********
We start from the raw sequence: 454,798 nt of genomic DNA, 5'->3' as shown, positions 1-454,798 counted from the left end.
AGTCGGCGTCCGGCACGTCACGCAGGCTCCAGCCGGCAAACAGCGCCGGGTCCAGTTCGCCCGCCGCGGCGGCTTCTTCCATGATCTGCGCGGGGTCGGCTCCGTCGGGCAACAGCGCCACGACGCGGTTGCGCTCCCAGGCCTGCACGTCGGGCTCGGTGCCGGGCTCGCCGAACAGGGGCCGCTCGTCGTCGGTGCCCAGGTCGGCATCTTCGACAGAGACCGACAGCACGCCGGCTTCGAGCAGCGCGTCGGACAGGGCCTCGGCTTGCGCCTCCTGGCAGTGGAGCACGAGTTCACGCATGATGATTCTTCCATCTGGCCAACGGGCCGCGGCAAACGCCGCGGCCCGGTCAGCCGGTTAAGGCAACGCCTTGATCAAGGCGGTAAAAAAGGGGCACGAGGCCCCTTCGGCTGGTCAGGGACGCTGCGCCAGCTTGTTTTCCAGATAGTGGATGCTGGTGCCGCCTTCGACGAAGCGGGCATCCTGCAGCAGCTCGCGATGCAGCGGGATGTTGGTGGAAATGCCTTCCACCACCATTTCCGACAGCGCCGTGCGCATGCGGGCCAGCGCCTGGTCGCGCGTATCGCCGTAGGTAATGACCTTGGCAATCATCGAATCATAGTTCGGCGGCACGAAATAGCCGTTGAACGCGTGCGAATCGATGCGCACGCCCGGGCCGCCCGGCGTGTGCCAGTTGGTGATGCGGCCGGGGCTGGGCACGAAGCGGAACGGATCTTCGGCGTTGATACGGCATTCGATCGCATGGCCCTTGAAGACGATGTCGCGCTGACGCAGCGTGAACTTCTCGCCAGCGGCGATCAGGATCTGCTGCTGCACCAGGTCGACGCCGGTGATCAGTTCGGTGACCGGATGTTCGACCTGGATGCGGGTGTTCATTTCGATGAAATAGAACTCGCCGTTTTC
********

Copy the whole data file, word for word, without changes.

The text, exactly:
We start from the raw sequence: 454,798 nt of genomic DNA, 5'->3' as shown, positions 1-454,798 counted from the left end.
AGTCGGCGTCCGGCACGTCACGCAGGCTCCAGCCGGCAAACAGCGCCGGGTCCAGTTCGCCCGCCGCGGCGGCTTCTTCCATGATCTGCGCGGGGTCGGCTCCGTCGGGCAACAGCGCCACGACGCGGTTGCGCTCCCAGGCCTGCACGTCGGGCTCGGTGCCGGGCTCGCCGAACAGGGGCCGCTCGTCGTCGGTGCCCAGGTCGGCATCTTCGACAGAGACCGACAGCACGCCGGCTTCGAGCAGCGCGTCGGACAGGGCCTCGGCTTGCGCCTCCTGGCAGTGGAGCACGAGTTCACGCATGATGATTCTTCCATCTGGCCAACGGGCCGCGGCAAACGCCGCGGCCCGGTCAGCCGGTTAAGGCAACGCCTTGATCAAGGCGGTAAAAAAGGGGCACGAGGCCCCTTCGGCTGGTCAGGGACGCTGCGCCAGCTTGTTTTCCAGATAGTGGATGCTGGTGCCGCCTTCGACGAAGCGGGCATCCTGCAGCAGCTCGCGATGCAGCGGGATGTTGGTGGAAATGCCTTCCACCACCATTTCCGACAGCGCCGTGCGCATGCGGGCCAGCGCCTGGTCGCGCGTATCGCCGTAGGTAATGACCTTGGCAATCATCGAATCATAGTTCGGCGGCACGAAATAGCCGTTGAACGCGTGCGAATCGATGCGCACGCCCGGGCCGCCCGGCGTGTGCCAGTTGGTGATGCGGCCGGGGCTGGGCACGAAGCGGAACGGATCTTCGGCGTTGATACGGCATTCGATCGCATGGCCCTTGAAGACGATGTCGCGCTGACGCAGCGTGAACTTCTCGCCAGCGGCGATCAGGATCTGCTGCTGCACCAGGTCGACGCCGGTGATCAGTTCGGTGACCGGATGTTCGACCTGGATGCGGGTGTTCATTTCGATGAAATAGAACTCGCCGTTTTC